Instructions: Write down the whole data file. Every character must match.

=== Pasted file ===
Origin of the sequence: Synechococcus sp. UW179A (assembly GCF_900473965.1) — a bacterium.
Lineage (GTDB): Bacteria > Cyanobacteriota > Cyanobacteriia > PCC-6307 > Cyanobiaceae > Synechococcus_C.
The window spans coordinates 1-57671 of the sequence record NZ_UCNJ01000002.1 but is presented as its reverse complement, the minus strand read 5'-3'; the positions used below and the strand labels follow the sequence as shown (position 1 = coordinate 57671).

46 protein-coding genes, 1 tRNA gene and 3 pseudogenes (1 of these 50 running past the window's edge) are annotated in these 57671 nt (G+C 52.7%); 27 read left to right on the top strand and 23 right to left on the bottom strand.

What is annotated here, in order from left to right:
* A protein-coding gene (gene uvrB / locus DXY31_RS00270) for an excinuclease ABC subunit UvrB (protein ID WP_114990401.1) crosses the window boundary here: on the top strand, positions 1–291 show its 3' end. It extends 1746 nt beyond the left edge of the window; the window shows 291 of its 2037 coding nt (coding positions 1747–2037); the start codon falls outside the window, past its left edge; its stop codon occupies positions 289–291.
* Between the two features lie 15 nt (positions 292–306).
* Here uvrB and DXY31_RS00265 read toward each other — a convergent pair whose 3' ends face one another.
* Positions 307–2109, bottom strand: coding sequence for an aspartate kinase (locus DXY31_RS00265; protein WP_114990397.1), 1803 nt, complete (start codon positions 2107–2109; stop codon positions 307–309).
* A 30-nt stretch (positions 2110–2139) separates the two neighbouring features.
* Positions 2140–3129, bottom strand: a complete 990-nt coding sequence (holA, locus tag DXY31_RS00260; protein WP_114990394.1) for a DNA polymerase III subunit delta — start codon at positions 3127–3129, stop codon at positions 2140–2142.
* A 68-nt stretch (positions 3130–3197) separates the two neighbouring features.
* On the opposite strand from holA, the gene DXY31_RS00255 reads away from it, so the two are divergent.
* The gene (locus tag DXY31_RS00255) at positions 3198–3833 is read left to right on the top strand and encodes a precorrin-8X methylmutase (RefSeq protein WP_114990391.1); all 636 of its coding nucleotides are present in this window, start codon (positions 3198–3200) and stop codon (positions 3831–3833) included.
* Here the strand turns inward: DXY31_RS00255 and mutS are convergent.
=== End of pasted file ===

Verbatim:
Origin of the sequence: Synechococcus sp. UW179A (assembly GCF_900473965.1) — a bacterium.
Lineage (GTDB): Bacteria > Cyanobacteriota > Cyanobacteriia > PCC-6307 > Cyanobiaceae > Synechococcus_C.
The window spans coordinates 1-57671 of the sequence record NZ_UCNJ01000002.1 but is presented as its reverse complement, the minus strand read 5'-3'; the positions used below and the strand labels follow the sequence as shown (position 1 = coordinate 57671).

46 protein-coding genes, 1 tRNA gene and 3 pseudogenes (1 of these 50 running past the window's edge) are annotated in these 57671 nt (G+C 52.7%); 27 read left to right on the top strand and 23 right to left on the bottom strand.

What is annotated here, in order from left to right:
* A protein-coding gene (gene uvrB / locus DXY31_RS00270) for an excinuclease ABC subunit UvrB (protein ID WP_114990401.1) crosses the window boundary here: on the top strand, positions 1–291 show its 3' end. It extends 1746 nt beyond the left edge of the window; the window shows 291 of its 2037 coding nt (coding positions 1747–2037); the start codon falls outside the window, past its left edge; its stop codon occupies positions 289–291.
* Between the two features lie 15 nt (positions 292–306).
* Here uvrB and DXY31_RS00265 read toward each other — a convergent pair whose 3' ends face one another.
* Positions 307–2109, bottom strand: coding sequence for an aspartate kinase (locus DXY31_RS00265; protein WP_114990397.1), 1803 nt, complete (start codon positions 2107–2109; stop codon positions 307–309).
* A 30-nt stretch (positions 2110–2139) separates the two neighbouring features.
* Positions 2140–3129, bottom strand: a complete 990-nt coding sequence (holA, locus tag DXY31_RS00260; protein WP_114990394.1) for a DNA polymerase III subunit delta — start codon at positions 3127–3129, stop codon at positions 2140–2142.
* A 68-nt stretch (positions 3130–3197) separates the two neighbouring features.
* On the opposite strand from holA, the gene DXY31_RS00255 reads away from it, so the two are divergent.
* The gene (locus tag DXY31_RS00255) at positions 3198–3833 is read left to right on the top strand and encodes a precorrin-8X methylmutase (RefSeq protein WP_114990391.1); all 636 of its coding nucleotides are present in this window, start codon (positions 3198–3200) and stop codon (positions 3831–3833) included.
* Here the strand turns inward: DXY31_RS00255 and mutS are convergent.